Lolita Lebrón

Changemakers from ¡Printing the Revolution! The Rise and Impact of Chicano Graphics, 1965 to Now

The Print

Media - 1995.50.34 - SAAM-1995.50.34_2 - 138136

Linda Zamora Lucero, Lolita Lebrón ¡Viva Puerto Rico Libre!, 1975, screenprint on paper, Smithsonian American Art Museum, Gift of Tomás Ybarra-Frausto, 1995.50.34

Linda Zamora Lucero
born San Francisco, California

Lolita Lebrón, ¡Viva Puerto Rico Libre!
screenprint on paper
Gift of Tomás Ybarra-Frausto, 1995.50.34

Lucero learned about Lolita Lebrón, a radical Puerto Rican nationalist, when she traveled to Cuba as a college student. Lebrón became a symbol of Puerto Rican independence. Lucero, who sympathized with her cause, wedded Lebrón’s likeness and words to the Puerto Rican flag, which appear beneath her pensive portrait.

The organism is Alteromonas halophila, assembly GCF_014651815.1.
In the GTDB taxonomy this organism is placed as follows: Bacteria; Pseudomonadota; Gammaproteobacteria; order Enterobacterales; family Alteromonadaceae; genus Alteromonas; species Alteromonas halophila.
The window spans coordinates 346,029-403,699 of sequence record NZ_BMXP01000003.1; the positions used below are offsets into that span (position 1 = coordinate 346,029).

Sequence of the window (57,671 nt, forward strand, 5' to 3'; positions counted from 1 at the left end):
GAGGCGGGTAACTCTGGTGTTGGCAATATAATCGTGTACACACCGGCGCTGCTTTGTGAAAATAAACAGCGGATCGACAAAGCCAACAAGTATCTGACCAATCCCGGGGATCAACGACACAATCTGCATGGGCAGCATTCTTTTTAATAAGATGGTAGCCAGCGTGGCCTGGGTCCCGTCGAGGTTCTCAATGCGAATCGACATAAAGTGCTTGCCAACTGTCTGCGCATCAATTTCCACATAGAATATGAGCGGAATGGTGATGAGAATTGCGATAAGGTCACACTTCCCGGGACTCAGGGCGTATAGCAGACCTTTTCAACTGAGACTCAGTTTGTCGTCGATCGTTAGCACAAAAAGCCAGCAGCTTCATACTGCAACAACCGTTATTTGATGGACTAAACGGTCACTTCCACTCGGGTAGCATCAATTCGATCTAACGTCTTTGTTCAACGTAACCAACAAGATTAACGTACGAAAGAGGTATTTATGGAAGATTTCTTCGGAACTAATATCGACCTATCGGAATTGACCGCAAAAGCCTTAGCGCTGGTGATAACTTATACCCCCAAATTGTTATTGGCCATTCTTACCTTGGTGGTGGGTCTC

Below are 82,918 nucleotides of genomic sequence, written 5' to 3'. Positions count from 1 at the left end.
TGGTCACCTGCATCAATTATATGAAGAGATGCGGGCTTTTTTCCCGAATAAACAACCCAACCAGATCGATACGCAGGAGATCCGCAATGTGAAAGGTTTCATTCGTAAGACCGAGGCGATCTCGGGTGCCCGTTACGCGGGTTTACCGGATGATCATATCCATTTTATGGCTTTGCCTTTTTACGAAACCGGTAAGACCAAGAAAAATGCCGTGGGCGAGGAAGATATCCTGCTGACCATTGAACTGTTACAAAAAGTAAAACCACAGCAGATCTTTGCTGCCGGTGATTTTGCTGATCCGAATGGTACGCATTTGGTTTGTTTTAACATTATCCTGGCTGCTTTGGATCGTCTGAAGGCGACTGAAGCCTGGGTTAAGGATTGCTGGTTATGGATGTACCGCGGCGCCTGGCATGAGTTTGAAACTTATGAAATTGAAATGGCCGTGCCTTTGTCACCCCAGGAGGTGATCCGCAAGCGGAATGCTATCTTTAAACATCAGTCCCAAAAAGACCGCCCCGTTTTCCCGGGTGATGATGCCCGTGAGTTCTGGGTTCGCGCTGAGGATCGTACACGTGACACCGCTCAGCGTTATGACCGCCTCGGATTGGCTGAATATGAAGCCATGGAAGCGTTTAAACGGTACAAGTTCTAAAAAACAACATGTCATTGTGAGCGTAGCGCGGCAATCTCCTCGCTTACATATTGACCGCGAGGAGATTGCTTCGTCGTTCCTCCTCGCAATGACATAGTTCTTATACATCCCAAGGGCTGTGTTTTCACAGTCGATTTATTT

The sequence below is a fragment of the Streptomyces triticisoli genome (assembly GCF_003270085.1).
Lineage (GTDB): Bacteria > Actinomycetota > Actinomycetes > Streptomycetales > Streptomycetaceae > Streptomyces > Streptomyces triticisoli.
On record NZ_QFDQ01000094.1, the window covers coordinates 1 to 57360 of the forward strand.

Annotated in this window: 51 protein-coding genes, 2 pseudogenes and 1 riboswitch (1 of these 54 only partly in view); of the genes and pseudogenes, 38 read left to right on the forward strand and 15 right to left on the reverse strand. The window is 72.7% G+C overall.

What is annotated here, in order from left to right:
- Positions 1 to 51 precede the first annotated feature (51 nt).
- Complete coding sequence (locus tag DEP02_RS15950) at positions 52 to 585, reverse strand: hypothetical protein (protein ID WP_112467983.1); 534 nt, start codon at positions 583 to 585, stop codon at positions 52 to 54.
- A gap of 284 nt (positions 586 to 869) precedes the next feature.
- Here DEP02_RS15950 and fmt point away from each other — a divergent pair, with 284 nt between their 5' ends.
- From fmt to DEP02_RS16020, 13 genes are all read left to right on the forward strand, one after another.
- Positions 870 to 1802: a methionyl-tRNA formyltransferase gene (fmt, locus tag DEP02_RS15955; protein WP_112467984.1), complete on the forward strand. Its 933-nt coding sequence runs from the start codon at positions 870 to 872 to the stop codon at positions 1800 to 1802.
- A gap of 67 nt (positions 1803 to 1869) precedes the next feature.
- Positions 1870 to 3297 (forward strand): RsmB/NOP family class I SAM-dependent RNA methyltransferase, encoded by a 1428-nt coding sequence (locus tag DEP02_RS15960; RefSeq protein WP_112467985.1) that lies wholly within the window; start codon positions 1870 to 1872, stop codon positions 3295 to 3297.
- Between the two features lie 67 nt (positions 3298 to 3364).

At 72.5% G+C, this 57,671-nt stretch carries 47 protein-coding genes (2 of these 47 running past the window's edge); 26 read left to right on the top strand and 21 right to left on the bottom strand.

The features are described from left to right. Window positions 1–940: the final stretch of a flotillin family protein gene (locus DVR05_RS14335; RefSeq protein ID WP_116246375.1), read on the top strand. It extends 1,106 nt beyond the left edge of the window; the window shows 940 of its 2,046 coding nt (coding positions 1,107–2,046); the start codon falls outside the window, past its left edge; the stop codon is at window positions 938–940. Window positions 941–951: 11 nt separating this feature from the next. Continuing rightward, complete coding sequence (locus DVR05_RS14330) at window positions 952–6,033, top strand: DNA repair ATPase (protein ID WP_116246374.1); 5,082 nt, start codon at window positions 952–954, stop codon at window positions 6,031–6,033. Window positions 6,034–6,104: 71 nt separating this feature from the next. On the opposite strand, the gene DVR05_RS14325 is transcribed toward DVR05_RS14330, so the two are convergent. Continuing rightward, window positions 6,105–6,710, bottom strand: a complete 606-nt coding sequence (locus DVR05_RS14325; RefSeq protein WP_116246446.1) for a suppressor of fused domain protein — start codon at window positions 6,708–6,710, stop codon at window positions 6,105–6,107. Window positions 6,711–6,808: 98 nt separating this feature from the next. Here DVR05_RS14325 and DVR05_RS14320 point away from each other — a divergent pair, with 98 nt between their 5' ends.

The Person

A photograph of a woman

Library of Congress, Prints and Photographs Division, New York World-Telegram and the Sun Newspaper Photograph Collection, LC-USZ62-138954

Lolita Lebrón
born 1919 – Lares, Puerto Rico
died 2010 – San Juan, Puerto Rico

“My life I give for the freedom of my country.”

Lolita Lebrón was a Puerto Rican nationalist leader. In 1954, she and three others fired shots into the U.S. House of Representatives and demanded full independence for Puerto Rico, which had become a U.S. commonwealth two years earlier. Five members of Congress were injured. For her role as the leader of the attack, Lebrón served half of a fifty-year prison sentence before she was granted clemency by President Jimmy Carter. She continues to be an iconic figure in the ongoing movement for Puerto Rican independence.